Americans should be on heightened alert for cyberattacks after Iran fired more than a dozen missiles at two military bases in Iraq where U.S. troops are stationed late Tuesday, security researchers say. Iran could target private businesses and government infrastructure to avenge last week's killing of its top military commander as tensions between Tehran and Washington reach one of their highest points since the 1979 Iranian revolution. "I am not predicting it will happen, but if it happens, I won't be surprised," said Steven Bellovin, a computer science professor at Columbia University School of Engineering. A cyber conflict has been silently raging for years. In retaliation for the U.S. drone strike that killed Iranian commander Qasem Soleimani in Baghdad last week, Iran could target the power and electricity you use, the smart devices you carry or your bank account, security experts say.
An explosive-laden drone, sent by the Islamic State group (ISIS), was intercepted and shot by Kurdish forces in Iraq early this month, according to reports Tuesday. However, the drone blew up and killed two Kurdish fighters and injured two French soldiers. The incident reportedly happened on Oct. 2 in Erbil, which serves as the capital of Iraqi Kurdistan, where French troops have been fighting along with Kurdish fighters against ISIS, according to the New York Times and French newspaper Le Monde. Neither Iraqi officials nor French authorities have confirmed the incident. About 500 French military personnel have been deployed in Iraq to fight ISIS.
DUBAI, UNITED ARAB EMIRATES – An unarmed Iranian drone shadowed a U.S. aircraft carrier at night and came close enough to F-18 fighter jets to put the lives of American pilots at risk, the Navy said Tuesday, reporting the second such tense encounter within a week. The Iranian Sadegh drone flew without any warning lights during the encounter Sunday night with the USS Nimitz, said Lt. Ian McConnaughey, a spokesman for the Bahrain-based 5th Fleet. The drone did not respond to repeated calls over the radio and came within 1,000 feet (300 meters) of U.S. fighters, he said. That "created a dangerous situation with the potential for collision and is not in keeping with international maritime customs and laws," McConnaughey said in a statement. The drone was unarmed, the lieutenant said, though that model can carry missiles.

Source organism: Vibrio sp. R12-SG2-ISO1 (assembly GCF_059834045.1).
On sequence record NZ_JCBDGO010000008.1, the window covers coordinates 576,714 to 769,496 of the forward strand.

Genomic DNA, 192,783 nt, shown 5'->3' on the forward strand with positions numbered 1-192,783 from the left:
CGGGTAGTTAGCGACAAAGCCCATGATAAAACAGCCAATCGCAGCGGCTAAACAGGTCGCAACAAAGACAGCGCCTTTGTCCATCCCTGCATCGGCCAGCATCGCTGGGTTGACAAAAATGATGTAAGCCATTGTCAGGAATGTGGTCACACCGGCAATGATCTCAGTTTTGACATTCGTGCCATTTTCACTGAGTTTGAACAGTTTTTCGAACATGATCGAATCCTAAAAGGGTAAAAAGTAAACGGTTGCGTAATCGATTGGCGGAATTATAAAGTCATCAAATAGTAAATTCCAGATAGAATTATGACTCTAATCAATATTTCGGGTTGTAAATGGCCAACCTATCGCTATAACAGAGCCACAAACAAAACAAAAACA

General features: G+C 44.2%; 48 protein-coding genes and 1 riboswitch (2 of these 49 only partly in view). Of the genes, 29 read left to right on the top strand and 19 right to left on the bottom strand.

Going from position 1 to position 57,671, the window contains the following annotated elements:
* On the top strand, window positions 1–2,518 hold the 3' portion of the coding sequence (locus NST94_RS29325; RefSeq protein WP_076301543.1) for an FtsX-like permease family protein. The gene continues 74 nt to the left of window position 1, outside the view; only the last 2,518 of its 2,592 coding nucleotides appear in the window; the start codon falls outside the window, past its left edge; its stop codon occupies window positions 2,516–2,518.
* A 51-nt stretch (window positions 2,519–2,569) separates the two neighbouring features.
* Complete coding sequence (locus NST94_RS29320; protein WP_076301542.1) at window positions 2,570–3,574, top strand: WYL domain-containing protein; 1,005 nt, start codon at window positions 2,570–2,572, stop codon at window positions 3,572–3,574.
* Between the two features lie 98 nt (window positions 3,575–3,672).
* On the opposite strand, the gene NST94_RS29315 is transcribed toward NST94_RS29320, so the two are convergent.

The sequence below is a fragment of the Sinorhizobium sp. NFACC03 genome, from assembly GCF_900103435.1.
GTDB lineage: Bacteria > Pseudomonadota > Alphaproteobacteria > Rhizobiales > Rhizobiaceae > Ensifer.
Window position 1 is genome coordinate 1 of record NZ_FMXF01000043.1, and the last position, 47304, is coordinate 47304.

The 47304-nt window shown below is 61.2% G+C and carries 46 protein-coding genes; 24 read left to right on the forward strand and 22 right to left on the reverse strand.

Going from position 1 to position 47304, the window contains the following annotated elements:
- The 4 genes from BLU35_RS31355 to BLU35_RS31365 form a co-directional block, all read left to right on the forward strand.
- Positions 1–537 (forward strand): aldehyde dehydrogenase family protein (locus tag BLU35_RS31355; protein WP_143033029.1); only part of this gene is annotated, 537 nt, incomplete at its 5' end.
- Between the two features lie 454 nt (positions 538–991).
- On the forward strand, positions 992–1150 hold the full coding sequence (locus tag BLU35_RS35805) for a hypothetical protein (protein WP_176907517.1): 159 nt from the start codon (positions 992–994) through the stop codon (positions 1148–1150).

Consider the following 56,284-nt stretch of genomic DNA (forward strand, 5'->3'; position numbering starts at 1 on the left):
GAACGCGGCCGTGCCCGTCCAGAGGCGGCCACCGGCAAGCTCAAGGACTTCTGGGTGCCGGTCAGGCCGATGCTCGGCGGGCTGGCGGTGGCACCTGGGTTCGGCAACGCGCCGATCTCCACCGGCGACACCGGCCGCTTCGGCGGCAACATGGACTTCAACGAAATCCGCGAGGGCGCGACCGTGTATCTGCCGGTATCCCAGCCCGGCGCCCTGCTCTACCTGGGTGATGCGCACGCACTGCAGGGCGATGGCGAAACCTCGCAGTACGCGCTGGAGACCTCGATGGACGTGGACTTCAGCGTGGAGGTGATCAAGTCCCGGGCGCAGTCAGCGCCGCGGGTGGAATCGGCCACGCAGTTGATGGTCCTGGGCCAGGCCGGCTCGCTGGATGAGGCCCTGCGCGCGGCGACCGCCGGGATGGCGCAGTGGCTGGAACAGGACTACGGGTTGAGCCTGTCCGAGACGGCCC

NYU Tandon School of Engineering professor Justin Cappos talks about Iran's cyberwar capabilities following the death of Gen. Qassem Soleimani in a US strike and what we should do to protect ourselves. Cybersecurity expert Justin Cappos warns that Iran has already "proven it's both adept at launching cyberattacks and that those attacks can cause real damage" in the wake of the death of Gen. Qassem Soleimani in a U.S. drone strike. In an interview with Fox News, the NYU Tandon School of Engineering professor pointed to previous cyberattacks launched by Iran that he says illustrate the country has both the means and the willingness to go on the attack and damage American interests. In 2016, the Justice Department charged seven hackers linked to the Iranian government with executing large-scale coordinated cyberattacks on dozens of banks as well as a small dam outside New York City -- intrusions that law enforcement officials said reached into America's infrastructure, disrupted the nation's financial system and cost tens of millions of dollars. Professor Cappos said that because of the previous attacks and current turmoil, it is vital that people take measures to protect their systems.
Iranian state television published images on its website Friday morning that claimed show debris from a U.S. military surveillance drone the country shot down Thursday. The pictures appear to show the skin of the U.S. Navy RQ-4A Global Hawk, which was shot down by a surface-to-air missile. The downing of the drone came just days after the administration blamed Iran for attacks on two oil tankers in the Strait of Hormuz, adding to tensions in the region. The United States made a last-minute decision to call off retaliatory strikes against Iran in response to the downing Thursday of a Navy drone that Washington said was over international airspace, a source told Fox News early Friday. But few details about the aborted mission and the circumstances that led to the reversal were available.